Corruption continues to undermine growth and investment in the ROC, despite the existence of a strong-anti corruption framework.  Ninety-five percent of Cypriots think the problem of corruption is widespread in their country, compared to an average of 71 percent in the EU28, according to a Eurobarometer survey on corruption conducted by the European Commission in December 2019.  In the same survey, 60 percent of Cypriots said they were personally affected by corruption in their daily life, compared to an average of just 26 across the EU.  Perhaps even more alarmingly, a 69 percent majority of Cypriots said they thought the level corruption had increased in the past three years, against 42 percent in the EU, who thought the same for their countries.  Cypriots put political parties at the top of their list of groups they thought perpetrated corruption (at 63 percent), followed by the healthcare system (59 percent), the police/customs (53 percent), and officials awarding public tenders (52 percent).  The Eurobarometer survey for Cyprus can be accessed at:  https://ec.europa.eu/cyprus/news/20200610_3_en.  Corruption, both in the public and private sectors, constitutes a criminal offense.  Under the Constitution, the Auditor General controls all government disbursements and receipts and has the right to inspect all accounts on behalf of the Republic, and fear of the Auditor General’s scrutiny is widespread.  Government officials sometimes manage procurement efforts with greater concern for the Auditor General than for getting the best outcome for the taxpayer.  Private sector concerns focus on the inertia in the system, as reflected in the Auditor General’s annual reports, listing hundreds of alleged incidents of corruption and mismanagement in public administration that usually remain unpunished or unrectified.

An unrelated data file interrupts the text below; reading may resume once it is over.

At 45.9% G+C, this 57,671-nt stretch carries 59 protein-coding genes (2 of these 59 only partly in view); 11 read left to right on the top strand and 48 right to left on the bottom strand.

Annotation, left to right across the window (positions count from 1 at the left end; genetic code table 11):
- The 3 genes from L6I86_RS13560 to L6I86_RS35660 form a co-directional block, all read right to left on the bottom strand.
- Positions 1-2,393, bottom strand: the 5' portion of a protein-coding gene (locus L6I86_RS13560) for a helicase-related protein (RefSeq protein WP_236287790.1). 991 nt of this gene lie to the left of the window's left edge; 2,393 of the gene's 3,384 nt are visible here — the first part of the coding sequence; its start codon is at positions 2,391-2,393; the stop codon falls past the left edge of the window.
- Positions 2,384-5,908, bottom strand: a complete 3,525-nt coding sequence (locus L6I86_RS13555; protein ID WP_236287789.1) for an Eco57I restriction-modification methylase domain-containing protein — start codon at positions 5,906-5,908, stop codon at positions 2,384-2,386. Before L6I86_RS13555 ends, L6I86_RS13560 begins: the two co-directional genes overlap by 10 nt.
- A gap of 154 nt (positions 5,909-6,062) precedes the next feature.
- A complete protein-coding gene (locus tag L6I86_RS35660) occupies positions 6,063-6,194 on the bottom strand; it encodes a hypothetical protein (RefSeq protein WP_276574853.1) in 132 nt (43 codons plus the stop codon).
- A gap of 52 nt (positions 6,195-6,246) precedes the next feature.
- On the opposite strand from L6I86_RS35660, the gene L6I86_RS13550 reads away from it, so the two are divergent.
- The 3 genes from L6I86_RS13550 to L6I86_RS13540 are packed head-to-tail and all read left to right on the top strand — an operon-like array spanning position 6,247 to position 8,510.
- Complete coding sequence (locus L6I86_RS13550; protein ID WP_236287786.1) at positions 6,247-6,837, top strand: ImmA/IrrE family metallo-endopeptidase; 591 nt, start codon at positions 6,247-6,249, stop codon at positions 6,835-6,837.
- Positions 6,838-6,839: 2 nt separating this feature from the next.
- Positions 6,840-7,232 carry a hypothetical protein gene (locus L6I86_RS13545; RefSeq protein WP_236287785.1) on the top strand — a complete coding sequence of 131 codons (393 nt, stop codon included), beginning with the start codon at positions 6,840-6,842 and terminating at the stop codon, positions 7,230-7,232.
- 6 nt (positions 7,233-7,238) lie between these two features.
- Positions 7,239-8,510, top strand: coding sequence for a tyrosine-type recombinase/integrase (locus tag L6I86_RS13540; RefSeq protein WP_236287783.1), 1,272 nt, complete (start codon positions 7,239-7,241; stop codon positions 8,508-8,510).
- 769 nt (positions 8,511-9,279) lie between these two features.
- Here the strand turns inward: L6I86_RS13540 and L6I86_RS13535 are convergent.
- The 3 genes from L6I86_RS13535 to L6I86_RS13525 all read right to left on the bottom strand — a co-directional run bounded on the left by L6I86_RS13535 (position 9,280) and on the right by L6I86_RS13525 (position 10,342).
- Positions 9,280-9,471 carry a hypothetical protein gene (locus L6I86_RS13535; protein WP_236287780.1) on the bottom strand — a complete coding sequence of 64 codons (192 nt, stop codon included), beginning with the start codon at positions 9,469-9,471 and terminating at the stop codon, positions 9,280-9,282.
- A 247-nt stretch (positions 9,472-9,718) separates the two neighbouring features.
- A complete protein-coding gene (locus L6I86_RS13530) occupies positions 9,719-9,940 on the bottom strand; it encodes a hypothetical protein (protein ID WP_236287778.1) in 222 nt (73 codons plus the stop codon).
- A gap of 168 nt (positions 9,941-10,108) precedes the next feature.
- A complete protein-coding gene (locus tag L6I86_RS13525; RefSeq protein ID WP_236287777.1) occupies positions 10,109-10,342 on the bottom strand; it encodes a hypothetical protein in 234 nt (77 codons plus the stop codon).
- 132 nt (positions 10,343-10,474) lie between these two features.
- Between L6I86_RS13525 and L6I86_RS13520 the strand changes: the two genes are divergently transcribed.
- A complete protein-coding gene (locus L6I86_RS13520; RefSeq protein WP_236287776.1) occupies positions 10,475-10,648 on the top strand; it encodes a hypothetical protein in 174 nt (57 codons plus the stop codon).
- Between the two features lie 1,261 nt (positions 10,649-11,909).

Transparency International, the global anti-corruption watchdog, ranked Cyprus 41st out of 180 countries in its 2019 Corruption Perception Index.  For reference, please see: https://www.transparency.org/country/CYP.  Disagreements between the Berlin-based headquarters of Transparency International and its Cypriot division in 2017 led to the dis-accreditation of the latter in 2017 and the launch of a successor organization on the island called the Cyprus Integrity Forum (contact details follow).